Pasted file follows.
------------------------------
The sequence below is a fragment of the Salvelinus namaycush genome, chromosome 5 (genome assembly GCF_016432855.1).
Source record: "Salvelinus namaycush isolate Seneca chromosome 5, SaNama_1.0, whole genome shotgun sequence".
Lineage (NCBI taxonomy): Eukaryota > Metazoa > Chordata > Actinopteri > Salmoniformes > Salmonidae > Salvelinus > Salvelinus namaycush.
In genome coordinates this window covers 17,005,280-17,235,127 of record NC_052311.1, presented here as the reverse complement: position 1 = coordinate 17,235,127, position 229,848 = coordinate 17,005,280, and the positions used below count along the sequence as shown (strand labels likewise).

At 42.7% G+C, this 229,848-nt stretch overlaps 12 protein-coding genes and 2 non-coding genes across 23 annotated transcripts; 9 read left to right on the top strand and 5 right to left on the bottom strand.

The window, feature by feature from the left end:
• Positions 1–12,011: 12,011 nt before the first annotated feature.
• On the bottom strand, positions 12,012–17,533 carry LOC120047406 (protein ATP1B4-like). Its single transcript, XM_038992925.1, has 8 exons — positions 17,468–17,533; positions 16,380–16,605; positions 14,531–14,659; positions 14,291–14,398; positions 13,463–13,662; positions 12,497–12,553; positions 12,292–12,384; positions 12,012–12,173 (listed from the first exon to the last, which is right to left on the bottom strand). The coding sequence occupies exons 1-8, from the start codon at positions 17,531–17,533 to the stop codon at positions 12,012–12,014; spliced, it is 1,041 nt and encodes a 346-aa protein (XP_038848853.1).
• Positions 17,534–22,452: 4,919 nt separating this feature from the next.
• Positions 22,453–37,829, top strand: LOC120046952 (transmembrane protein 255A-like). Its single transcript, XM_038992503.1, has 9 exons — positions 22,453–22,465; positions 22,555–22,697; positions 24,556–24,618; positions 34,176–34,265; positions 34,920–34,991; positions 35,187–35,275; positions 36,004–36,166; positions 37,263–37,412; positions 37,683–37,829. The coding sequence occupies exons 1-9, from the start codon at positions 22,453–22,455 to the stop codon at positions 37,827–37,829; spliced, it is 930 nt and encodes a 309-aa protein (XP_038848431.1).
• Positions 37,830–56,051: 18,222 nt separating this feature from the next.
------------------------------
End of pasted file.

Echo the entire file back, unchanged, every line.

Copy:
The sequence below is a fragment of the Salvelinus namaycush genome, chromosome 5 (genome assembly GCF_016432855.1).
Source record: "Salvelinus namaycush isolate Seneca chromosome 5, SaNama_1.0, whole genome shotgun sequence".
Lineage (NCBI taxonomy): Eukaryota > Metazoa > Chordata > Actinopteri > Salmoniformes > Salmonidae > Salvelinus > Salvelinus namaycush.
In genome coordinates this window covers 17,005,280-17,235,127 of record NC_052311.1, presented here as the reverse complement: position 1 = coordinate 17,235,127, position 229,848 = coordinate 17,005,280, and the positions used below count along the sequence as shown (strand labels likewise).

At 42.7% G+C, this 229,848-nt stretch overlaps 12 protein-coding genes and 2 non-coding genes across 23 annotated transcripts; 9 read left to right on the top strand and 5 right to left on the bottom strand.

The window, feature by feature from the left end:
• Positions 1–12,011: 12,011 nt before the first annotated feature.
• On the bottom strand, positions 12,012–17,533 carry LOC120047406 (protein ATP1B4-like). Its single transcript, XM_038992925.1, has 8 exons — positions 17,468–17,533; positions 16,380–16,605; positions 14,531–14,659; positions 14,291–14,398; positions 13,463–13,662; positions 12,497–12,553; positions 12,292–12,384; positions 12,012–12,173 (listed from the first exon to the last, which is right to left on the bottom strand). The coding sequence occupies exons 1-8, from the start codon at positions 17,531–17,533 to the stop codon at positions 12,012–12,014; spliced, it is 1,041 nt and encodes a 346-aa protein (XP_038848853.1).
• Positions 17,534–22,452: 4,919 nt separating this feature from the next.
• Positions 22,453–37,829, top strand: LOC120046952 (transmembrane protein 255A-like). Its single transcript, XM_038992503.1, has 9 exons — positions 22,453–22,465; positions 22,555–22,697; positions 24,556–24,618; positions 34,176–34,265; positions 34,920–34,991; positions 35,187–35,275; positions 36,004–36,166; positions 37,263–37,412; positions 37,683–37,829. The coding sequence occupies exons 1-9, from the start codon at positions 22,453–22,455 to the stop codon at positions 37,827–37,829; spliced, it is 930 nt and encodes a 309-aa protein (XP_038848431.1).
• Positions 37,830–56,051: 18,222 nt separating this feature from the next.